Little Stranger by Lisa Olstein
[Paperback] Copper Canyon Press, 96 pp., $16.00
Lisa Olstein's third collection reverberates with twinned realities: wonder and terror, beauty and difficulty, celebration and lament. Through encounters with science, war, art, animals, and motherhood, Little Stranger explores the exigencies of close attention, the tenuousness of attachment, and the ever more rapidly shifting nature of knowledge. Intimate lyrics, elegies, and narratives speak in voices familiar yet strange.
Interview with Matthew Zapruder
by Hinged Journal
Matthew Zapruder is the author of several collections of poetry, including Come On All You Ghosts (2010), which was selected by Publisher’s Weekly as one of the Top 5 Poetry Books and a Booklist Editors’ Choice for 2010,The Pajamaist (2006), which was selected by Tony Hoagland as the winner of the William Carlos Williams Prize from the Poetry Society of America, and American Linden which was selected as the winner of the 2002 Tupelo Press Editors’ Prize. Sun Bear is the title of his forthcoming collection from Copper Canyon Press. Read more at Hinged Journal.
Milosz as California Poet
by Cynthia L. Haven
In the winter of 1948-49, a Polish functionary squatted in a canoe in a Pennsylvania river before dawn, waiting for the appearance of beavers, a creature that had been hunted to extinction in Europe. He contemplated the disappearance of the world of esse, the world of essences and eternal truths, and he considered defecting from the Stalinist government, in which he had been a cultural attaché. But he decided to stick it out in Communist Poland. Read more at Quarterly Conversation.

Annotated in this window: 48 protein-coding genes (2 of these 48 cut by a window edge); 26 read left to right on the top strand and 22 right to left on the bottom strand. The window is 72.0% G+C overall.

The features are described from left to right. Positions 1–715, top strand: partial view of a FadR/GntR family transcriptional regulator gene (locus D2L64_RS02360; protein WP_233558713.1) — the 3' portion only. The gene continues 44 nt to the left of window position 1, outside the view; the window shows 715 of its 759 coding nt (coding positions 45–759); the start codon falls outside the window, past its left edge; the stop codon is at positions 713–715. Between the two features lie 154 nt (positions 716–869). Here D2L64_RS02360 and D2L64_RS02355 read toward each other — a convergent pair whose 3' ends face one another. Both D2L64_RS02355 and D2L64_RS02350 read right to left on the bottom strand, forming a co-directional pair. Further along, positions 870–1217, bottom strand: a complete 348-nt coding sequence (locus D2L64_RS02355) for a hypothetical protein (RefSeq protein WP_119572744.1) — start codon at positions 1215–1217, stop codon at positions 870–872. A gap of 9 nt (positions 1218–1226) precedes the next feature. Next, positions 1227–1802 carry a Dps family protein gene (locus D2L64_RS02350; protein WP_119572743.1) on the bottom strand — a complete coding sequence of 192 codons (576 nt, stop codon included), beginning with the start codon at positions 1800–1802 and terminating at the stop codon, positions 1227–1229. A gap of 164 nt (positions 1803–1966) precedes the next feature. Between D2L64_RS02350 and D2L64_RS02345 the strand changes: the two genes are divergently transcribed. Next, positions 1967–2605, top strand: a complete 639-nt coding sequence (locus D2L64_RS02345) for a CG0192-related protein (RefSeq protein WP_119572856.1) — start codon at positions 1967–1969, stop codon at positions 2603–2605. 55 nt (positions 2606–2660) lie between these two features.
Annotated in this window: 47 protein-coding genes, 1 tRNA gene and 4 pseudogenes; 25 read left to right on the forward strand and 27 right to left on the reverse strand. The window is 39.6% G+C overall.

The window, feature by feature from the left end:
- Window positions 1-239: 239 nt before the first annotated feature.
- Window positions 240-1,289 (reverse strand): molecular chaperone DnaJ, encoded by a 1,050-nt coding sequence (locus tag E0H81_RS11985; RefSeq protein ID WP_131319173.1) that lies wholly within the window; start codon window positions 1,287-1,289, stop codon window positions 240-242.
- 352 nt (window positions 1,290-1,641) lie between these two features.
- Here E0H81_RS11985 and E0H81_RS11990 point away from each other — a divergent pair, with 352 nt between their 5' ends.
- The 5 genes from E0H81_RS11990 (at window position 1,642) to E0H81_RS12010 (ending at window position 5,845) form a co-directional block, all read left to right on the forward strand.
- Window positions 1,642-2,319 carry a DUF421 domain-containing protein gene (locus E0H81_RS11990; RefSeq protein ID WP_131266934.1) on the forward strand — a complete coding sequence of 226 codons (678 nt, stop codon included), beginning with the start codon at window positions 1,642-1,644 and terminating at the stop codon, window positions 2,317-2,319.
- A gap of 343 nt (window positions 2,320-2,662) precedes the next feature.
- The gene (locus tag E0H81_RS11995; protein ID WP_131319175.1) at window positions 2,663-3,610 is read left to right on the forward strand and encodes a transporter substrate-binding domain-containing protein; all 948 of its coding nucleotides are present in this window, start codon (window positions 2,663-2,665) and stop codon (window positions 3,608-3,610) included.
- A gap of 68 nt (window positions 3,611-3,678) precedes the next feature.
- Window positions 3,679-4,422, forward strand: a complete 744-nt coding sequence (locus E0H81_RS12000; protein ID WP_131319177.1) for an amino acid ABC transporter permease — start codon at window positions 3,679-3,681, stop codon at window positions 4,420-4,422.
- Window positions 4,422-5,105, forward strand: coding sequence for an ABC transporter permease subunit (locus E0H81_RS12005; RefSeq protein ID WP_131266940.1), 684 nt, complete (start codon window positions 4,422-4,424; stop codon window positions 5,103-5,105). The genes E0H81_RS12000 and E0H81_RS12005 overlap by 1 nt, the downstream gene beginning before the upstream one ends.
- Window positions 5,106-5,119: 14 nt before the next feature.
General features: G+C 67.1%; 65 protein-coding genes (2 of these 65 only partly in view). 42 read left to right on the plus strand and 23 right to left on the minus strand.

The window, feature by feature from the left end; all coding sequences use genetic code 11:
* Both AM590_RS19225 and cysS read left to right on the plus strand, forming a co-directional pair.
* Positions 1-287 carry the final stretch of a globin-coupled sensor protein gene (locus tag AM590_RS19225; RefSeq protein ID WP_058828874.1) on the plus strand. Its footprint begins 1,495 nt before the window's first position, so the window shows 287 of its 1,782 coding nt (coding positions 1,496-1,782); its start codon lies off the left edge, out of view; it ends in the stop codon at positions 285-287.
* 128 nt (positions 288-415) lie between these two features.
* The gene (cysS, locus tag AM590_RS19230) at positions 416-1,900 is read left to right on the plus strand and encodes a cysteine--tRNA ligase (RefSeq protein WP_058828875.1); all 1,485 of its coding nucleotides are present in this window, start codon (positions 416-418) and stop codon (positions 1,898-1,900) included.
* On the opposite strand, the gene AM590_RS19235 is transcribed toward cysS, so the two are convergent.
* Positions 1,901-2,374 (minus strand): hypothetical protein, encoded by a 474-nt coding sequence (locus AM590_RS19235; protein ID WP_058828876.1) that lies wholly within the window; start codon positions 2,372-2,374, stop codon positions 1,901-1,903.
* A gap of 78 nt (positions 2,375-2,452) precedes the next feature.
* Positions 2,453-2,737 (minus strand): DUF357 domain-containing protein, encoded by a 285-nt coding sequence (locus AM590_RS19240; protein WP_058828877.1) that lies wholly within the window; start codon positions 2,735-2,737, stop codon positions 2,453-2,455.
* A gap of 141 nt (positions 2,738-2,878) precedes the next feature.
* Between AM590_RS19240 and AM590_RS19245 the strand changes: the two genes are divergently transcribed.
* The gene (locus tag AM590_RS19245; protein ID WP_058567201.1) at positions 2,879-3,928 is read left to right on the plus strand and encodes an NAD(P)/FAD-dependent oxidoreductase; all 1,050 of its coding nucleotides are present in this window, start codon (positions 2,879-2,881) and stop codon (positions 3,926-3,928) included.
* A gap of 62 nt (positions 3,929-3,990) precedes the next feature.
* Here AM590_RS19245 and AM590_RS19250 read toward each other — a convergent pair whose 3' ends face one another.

The Poet on the Poem: Robert Wrigley
by Diane Lockward
I'm delighted to have Robert Wrigley as my guest poet for this occasional feature at Blogalicious. Robert Wrigley is the author of nine collections of poetry, most recently Anatomy of Melancholy. His awards include the Kingsley Tufts Award, for Reign of Snakes; the Poets' Prize, for Lives of the Animals; and the San Francisco Poetry Center Book Award, for In the Bank of Beautiful Sins. He has been the recipient of fellowships from the National Endowment for the Arts and the Guggenheim Foundation. He lives in Idaho, in the woods, on Moscow Mountain, with his wife, the writer Kim Barnes. He is the Director of the MFA program in creative writing at the University of Idaho. Read more at Blogalicious.
Envoi: Editor's Notes
Lessons from the Past: Charles Simic
"The task of poetry, perhaps, is the salvage a trace of the authentic from the wreckage of religious, philosophical and political systems.
Next, one wants to write a poem so well crafted that it would do honor to the tradition of Emily Dickinson, Ezra Pound and Wallace Stevens, to name only a few masters.
At the same time, one hopes to rewrite that tradition, subvert it, turn it upside down and make some living space for oneself.
At the same time, one wants to entertain the reader with outrageous metaphors, flights of imagination and heartbreaking pronouncements.
At the same time, one has, for the most part, no idea of what one is doing. Words make love on the page like flies in the summer heat and the poet is merely the bemused spectator. The poem is as much a result of chance as of intention. Probably more so."